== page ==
Research Overview

Water Conservation to Reduce Wet Weather Pollution Discharges to New York City’s Waterways:Pilot Study in the Gowanus Canal, Brooklyn, NY

CSO_Diagram_SeattleNew York City is subject to Combined Sewage Overflows (CSOs) when its combined sewage/stormwater system is overwhelmed, which often occurs during rain events. As displayed in the map below, there are hundreds of  CSOs discharging untreated sewage and stormwater to the waters of NYC. These discharges are associated with a wide array of pollutants including human pathogens, heavy metals, and excess nutrients.

CSO_NYC

Stormwater is typically managed using what are termed “best management practices” (BMP’s). The purpose of these controls is to capture wet weather pollution at its source, rather than allowing it to discharge into traditional storm-sewer/ CSO systems. The term BMP commonly refers to structural mechanisms such as bio-retention, wet/dry detention ponds, and other engineered controls; but also includes non-structural components such as policy changes and educational programs.

New York City is currently under a consent order to do something about the CSO issue. Several efforts are underway including the city-wide Sustainable Stormwater Plan and the Green Infrastrcture Plan.  These strategies focus on reducing  the stormwater portion of the combined flow in order to reduce stress on the system and lower pollutant loads. For my dissertation project, I chose to focus on a community-based BMP that would target the sewage portion of the combined flow.

The goal of this project is to assess the potential of promoting residential water conservation during storm events as a community-based, non-structural BMP

WaterUseNYC

Most of the water used in NYC (aprox .77%) is for residential purposes. Therefore, much of the raw sewage released during CSOs must also be from residential sources, making it a good target for this BMP. A household could participate by reducing the amount of water they use for flushing toilets, washing dishes, taking showers, etc. during storm events; thereby reducing the stress on the CSO system during the time of highest demand.

Pilot Study: Gowanus Canal Sewershed

This study utilizes the Gowanus Canal, a 1.5 mile-long waterbody in Brooklyn, NY  as a case study to examine water conservation during storm events as a way to reduce wet weather pollution loads in urban areas with combined sewer systems. The Gowanus Canal was designated as a Superfund site as of April 2010. Though the Superfund designation refers specifically to historical pollution associated mainly with the sediments of the Canal, combined sewer overflow (CSO)  discharge from 10 outfalls represents an additional threat to the waterbody that must be managed.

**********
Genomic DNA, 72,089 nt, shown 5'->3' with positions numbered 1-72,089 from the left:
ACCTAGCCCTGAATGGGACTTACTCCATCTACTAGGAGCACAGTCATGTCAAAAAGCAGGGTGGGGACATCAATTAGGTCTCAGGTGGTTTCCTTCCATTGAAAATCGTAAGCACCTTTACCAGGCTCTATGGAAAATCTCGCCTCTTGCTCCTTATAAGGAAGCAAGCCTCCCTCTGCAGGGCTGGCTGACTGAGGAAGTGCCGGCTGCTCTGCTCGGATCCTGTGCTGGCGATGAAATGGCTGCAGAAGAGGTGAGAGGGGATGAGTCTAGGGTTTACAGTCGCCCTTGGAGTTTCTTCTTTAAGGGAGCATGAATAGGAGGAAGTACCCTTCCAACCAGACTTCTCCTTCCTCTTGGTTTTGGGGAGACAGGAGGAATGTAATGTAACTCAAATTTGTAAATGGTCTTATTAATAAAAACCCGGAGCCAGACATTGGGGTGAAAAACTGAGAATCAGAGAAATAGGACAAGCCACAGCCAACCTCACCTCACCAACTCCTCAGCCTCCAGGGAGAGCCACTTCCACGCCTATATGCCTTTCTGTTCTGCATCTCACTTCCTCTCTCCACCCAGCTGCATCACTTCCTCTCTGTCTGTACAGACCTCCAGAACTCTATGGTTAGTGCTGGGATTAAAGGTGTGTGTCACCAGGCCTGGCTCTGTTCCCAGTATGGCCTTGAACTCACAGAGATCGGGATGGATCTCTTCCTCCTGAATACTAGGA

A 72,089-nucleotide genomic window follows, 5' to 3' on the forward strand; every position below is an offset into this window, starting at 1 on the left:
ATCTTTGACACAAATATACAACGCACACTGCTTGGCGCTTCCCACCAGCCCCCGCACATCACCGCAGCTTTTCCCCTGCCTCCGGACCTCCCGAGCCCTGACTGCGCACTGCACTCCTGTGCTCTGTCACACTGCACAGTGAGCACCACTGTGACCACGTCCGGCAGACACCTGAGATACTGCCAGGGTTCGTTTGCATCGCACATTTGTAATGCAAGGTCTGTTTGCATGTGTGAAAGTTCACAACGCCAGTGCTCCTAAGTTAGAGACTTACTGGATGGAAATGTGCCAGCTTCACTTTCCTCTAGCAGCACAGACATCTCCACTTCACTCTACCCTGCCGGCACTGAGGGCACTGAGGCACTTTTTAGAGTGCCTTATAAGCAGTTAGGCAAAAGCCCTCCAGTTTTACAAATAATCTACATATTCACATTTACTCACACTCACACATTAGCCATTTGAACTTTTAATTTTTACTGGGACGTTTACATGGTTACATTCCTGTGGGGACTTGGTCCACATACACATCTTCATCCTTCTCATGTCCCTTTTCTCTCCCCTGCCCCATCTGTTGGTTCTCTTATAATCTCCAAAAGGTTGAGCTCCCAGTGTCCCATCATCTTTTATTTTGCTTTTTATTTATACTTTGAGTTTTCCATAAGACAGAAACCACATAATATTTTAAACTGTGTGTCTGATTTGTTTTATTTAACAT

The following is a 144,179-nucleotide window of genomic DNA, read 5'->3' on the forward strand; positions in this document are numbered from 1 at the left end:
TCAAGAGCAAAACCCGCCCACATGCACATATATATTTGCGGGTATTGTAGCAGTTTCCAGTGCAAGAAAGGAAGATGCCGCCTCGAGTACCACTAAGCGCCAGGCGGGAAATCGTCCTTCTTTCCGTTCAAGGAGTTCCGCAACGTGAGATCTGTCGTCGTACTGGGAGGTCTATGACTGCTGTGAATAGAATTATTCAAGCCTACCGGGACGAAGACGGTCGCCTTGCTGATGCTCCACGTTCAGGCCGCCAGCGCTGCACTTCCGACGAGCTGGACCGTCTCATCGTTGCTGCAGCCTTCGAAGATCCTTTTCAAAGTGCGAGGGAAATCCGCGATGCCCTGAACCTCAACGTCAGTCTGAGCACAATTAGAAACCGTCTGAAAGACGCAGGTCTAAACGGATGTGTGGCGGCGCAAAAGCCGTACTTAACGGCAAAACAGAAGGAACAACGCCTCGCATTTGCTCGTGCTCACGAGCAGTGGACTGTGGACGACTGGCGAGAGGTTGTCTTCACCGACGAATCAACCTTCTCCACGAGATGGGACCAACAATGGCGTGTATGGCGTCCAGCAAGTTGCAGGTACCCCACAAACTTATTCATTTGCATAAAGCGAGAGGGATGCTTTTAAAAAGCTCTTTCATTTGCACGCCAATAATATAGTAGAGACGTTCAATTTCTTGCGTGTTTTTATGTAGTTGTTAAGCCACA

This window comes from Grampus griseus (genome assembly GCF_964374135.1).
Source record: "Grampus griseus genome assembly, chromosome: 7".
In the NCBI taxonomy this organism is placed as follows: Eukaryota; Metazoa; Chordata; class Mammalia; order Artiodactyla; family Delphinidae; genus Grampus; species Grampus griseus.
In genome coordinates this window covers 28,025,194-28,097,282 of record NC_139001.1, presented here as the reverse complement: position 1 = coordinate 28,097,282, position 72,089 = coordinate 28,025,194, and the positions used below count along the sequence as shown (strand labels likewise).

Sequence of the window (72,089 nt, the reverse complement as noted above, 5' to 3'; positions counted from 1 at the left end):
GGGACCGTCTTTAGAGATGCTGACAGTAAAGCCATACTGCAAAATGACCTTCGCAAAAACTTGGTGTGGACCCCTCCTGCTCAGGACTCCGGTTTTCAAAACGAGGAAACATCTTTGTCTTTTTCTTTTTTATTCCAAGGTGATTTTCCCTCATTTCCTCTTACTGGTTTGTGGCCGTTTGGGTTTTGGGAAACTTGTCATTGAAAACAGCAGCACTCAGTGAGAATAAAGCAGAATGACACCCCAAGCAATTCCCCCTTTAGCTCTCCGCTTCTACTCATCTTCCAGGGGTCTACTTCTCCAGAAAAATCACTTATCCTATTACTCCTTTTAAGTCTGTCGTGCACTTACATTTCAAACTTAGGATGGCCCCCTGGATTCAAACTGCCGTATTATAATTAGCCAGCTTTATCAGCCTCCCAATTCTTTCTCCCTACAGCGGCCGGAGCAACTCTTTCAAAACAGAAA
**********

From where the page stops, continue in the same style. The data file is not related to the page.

GowanusCanalSewershed

Modeling for this project was carried out using PCSWMM stormwater modeling utility. Preliminary results indicate that water conservation could reduce wet weather flow volume at the outflow by up to 15%. Modeled pollutant load reductions were larger- ranging from 10-35% for TSS and Fecal Coliform, to 5-20% for heavy metals. These reduction values are comparable to small or medium scale green infrastructure BMPs, and would come at considerably less cost. However, community buy-in would be required.

A quantitative community survey was distributed in order to determine the community’s interest in participation. Citizens were asked about their willingness to reduce their water use during rain events overall, for specific water uses, and for specific periods of time. They were also asked questions about their level of concern about CSO pollution.

Water_Uses

Preliminary results indicate that, on average, community members are concerned about pollution from CSO’s and would be willing to reduce their water use during rain events in order to lower the amount of sewage reaching the Gowanus Canal.

Future Work

Additional modeling will be carried out in order to determine the expected annual impact that the water conservation BMP could have on the Gowanus Canal. The model will be validated using flow-meter data from the NYCDEP, and Area-Weighted Landuse/Pollutant data from the USEPA and NYCDCP.  Results from the community survey will be incorporated into model simulations to produce the most realistic indications of potential impacts.

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